Furthermore, we have to take an entire-system approach to build a green fuels supply chain for shipping. This means acting on several fronts at simultaneously to avoid a classic “chicken and egg” problem. There is no point building the ships equipped to run on green fuels unless shipbuilders know that the fuels themselves are going to be available in all the ports where they are needed. And similarly, energy producers need to know that shipping companies will want to buy new fuels before developing large-scale production. 

There are many reasons to believe that we can achieve our goal. Momentum is starting to build at the IMO, which adopted a package of concrete measures to deliver on its emissions reduction strategy in June. The EU will expand its emissions trading system to cover shipping. The new US government has a strong green agenda and John Kerry, the administration’s climate envoy, has called for the IMO to adopt a 2050 zero emissions target. Technology providers are teaming up to develop the solutions that are needed. Shipowners are setting ambitious emission reduction targets. And public/private partnerships such as the Mission Innovation clean energy initiative and private partnerships like our own are providing additional impetus. Where there is a will, there is a way.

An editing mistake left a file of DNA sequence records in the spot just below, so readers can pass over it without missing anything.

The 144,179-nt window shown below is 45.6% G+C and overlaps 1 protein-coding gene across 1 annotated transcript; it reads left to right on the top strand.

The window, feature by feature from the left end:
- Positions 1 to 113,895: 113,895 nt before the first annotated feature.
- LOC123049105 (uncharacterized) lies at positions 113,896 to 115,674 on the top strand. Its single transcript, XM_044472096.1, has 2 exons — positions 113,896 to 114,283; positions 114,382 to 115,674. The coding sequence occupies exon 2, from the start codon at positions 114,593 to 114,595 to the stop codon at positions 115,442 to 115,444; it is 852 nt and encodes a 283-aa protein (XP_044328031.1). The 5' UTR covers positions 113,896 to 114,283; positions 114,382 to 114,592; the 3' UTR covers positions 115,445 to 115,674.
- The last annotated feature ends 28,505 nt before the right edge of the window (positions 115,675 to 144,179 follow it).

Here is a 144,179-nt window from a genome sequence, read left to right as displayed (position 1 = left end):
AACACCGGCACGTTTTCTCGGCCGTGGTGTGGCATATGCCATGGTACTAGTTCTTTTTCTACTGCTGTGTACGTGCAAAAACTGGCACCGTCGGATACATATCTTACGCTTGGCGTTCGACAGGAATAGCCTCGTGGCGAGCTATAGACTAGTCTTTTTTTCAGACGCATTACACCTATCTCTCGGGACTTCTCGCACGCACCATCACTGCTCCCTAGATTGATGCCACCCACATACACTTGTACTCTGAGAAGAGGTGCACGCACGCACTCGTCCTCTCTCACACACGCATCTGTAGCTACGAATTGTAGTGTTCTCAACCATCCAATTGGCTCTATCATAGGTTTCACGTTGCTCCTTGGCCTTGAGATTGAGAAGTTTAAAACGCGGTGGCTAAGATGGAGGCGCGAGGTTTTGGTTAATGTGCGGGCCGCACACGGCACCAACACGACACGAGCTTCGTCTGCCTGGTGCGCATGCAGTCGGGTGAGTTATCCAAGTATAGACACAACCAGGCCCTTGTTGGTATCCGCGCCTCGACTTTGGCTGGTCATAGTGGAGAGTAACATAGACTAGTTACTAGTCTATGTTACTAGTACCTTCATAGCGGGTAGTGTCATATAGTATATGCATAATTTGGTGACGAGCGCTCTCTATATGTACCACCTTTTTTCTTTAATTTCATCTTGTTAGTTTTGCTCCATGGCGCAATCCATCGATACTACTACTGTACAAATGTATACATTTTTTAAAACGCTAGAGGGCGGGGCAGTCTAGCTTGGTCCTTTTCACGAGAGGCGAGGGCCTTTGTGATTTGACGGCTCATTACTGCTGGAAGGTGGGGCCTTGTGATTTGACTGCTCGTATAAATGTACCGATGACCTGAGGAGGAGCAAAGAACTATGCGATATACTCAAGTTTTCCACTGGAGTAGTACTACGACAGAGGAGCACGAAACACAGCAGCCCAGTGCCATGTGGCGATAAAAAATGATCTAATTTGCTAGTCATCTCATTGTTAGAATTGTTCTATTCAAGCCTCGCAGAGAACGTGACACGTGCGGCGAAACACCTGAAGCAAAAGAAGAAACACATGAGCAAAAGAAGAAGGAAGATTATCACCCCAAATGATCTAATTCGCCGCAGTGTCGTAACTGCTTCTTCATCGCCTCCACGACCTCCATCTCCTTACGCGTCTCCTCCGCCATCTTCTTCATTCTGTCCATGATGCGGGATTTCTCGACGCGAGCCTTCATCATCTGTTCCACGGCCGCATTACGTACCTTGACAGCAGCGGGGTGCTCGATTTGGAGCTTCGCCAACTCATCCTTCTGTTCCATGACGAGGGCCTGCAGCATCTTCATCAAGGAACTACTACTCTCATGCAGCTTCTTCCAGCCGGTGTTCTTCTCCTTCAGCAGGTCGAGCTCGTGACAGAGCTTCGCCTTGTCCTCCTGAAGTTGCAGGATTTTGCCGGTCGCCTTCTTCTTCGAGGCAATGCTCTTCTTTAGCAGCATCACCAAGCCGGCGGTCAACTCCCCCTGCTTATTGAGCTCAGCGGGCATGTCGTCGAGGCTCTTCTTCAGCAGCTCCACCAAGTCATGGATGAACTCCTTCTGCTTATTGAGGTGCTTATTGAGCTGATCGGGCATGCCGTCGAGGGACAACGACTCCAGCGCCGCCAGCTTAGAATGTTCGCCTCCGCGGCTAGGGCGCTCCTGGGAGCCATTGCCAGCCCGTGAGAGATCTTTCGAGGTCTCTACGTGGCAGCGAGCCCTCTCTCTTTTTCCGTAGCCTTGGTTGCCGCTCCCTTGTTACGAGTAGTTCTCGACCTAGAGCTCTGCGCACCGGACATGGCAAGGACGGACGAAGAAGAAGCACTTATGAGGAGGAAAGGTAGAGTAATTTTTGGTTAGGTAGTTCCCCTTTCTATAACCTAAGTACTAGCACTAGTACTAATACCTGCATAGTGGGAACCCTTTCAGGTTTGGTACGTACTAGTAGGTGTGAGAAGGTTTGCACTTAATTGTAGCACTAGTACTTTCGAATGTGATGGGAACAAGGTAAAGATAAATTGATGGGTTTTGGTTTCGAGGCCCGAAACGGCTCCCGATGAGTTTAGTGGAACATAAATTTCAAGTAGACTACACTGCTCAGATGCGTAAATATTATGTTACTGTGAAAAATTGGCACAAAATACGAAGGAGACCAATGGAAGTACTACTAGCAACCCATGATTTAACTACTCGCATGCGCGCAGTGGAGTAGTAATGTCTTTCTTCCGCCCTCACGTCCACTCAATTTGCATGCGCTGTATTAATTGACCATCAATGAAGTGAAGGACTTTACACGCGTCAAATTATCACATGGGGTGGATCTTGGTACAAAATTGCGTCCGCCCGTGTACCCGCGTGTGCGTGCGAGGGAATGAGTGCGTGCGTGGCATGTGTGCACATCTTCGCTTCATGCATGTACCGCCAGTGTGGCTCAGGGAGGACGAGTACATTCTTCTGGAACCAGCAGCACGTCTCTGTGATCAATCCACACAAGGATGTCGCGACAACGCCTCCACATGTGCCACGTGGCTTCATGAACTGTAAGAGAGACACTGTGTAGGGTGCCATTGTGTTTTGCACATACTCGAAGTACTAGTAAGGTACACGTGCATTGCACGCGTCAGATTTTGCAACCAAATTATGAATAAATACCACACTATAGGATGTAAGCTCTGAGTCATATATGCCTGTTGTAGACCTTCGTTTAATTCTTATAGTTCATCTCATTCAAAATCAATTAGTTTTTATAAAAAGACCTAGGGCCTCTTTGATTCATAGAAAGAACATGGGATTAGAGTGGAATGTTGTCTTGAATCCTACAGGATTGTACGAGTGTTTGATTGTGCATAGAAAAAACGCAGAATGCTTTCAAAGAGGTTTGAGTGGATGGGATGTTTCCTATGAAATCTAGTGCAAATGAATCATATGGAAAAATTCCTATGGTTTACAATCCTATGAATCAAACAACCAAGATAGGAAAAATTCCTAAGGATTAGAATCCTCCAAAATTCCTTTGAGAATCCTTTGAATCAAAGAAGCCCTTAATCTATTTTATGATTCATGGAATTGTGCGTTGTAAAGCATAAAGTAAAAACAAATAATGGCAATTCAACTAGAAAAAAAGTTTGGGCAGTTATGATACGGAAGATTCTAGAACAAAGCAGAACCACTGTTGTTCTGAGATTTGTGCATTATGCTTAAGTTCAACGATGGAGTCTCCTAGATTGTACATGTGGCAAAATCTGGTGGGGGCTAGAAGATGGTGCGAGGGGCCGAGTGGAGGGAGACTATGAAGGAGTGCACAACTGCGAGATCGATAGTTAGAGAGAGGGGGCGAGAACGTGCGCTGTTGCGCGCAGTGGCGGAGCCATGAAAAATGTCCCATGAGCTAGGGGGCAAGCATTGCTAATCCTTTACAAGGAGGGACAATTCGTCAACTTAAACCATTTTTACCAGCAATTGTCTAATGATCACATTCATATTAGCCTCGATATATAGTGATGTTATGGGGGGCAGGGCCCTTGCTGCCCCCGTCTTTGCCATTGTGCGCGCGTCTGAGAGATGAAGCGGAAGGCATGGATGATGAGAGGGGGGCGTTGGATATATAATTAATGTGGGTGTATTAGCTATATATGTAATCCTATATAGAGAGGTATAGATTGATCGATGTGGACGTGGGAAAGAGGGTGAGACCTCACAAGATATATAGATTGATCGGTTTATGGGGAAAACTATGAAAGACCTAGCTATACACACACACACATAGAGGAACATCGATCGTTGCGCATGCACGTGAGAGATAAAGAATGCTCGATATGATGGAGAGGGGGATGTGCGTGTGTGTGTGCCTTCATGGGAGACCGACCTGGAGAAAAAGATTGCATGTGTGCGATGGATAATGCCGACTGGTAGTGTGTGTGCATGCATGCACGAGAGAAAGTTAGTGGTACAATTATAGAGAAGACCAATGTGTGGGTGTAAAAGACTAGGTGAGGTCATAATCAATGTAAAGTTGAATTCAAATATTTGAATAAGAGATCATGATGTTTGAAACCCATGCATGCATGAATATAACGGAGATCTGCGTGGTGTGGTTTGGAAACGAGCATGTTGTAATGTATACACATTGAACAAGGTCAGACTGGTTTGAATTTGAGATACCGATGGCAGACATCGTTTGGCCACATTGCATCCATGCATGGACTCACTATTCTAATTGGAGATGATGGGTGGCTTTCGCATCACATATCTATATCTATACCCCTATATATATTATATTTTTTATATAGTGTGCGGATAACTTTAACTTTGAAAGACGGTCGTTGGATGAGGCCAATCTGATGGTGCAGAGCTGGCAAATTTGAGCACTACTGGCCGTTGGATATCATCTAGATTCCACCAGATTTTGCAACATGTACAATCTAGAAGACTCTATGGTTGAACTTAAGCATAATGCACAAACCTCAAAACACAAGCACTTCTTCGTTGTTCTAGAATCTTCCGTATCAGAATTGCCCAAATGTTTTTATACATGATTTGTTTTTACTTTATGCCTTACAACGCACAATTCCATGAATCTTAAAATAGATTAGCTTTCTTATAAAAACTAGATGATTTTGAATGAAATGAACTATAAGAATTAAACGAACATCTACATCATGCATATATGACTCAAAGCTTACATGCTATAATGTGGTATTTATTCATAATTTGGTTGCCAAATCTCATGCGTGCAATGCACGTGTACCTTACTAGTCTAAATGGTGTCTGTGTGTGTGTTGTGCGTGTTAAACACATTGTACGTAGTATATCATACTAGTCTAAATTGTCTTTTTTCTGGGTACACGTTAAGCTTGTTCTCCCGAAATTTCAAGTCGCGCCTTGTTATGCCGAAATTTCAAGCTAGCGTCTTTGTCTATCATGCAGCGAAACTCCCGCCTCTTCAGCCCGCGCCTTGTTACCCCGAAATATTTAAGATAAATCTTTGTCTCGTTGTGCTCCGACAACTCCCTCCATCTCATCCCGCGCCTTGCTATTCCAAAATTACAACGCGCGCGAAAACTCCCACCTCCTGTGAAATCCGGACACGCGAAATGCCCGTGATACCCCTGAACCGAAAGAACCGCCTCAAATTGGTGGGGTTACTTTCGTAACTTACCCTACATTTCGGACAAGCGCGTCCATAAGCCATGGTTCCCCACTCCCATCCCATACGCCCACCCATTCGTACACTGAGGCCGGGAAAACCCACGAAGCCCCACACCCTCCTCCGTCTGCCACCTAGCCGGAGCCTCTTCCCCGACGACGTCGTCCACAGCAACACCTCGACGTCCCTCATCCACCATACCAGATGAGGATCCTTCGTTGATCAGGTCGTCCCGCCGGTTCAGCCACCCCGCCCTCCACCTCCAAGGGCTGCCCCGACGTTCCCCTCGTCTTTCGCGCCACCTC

Authors

Mads Peter Zacho

Head of Industry Transition at the Mærsk Mc-Kinney Møller Center for Zero Carbon Shipping

He has worked in shipping for 17 years, recently as CEO for J. Lauritzen A/S. Before that he was CFO in TORM, CFO in SVITZER and deputy head of Treasury in Maersk. He spent the first 10 years of his career in the financial industry in Denmark and the US. Mads brings shipping experience from a number of shipping segments, namely the dry bulk, gas tanker, product tanker and towage segments. Mads has an MSc in Economics from the University of Copenhagen and an MBA from IMD.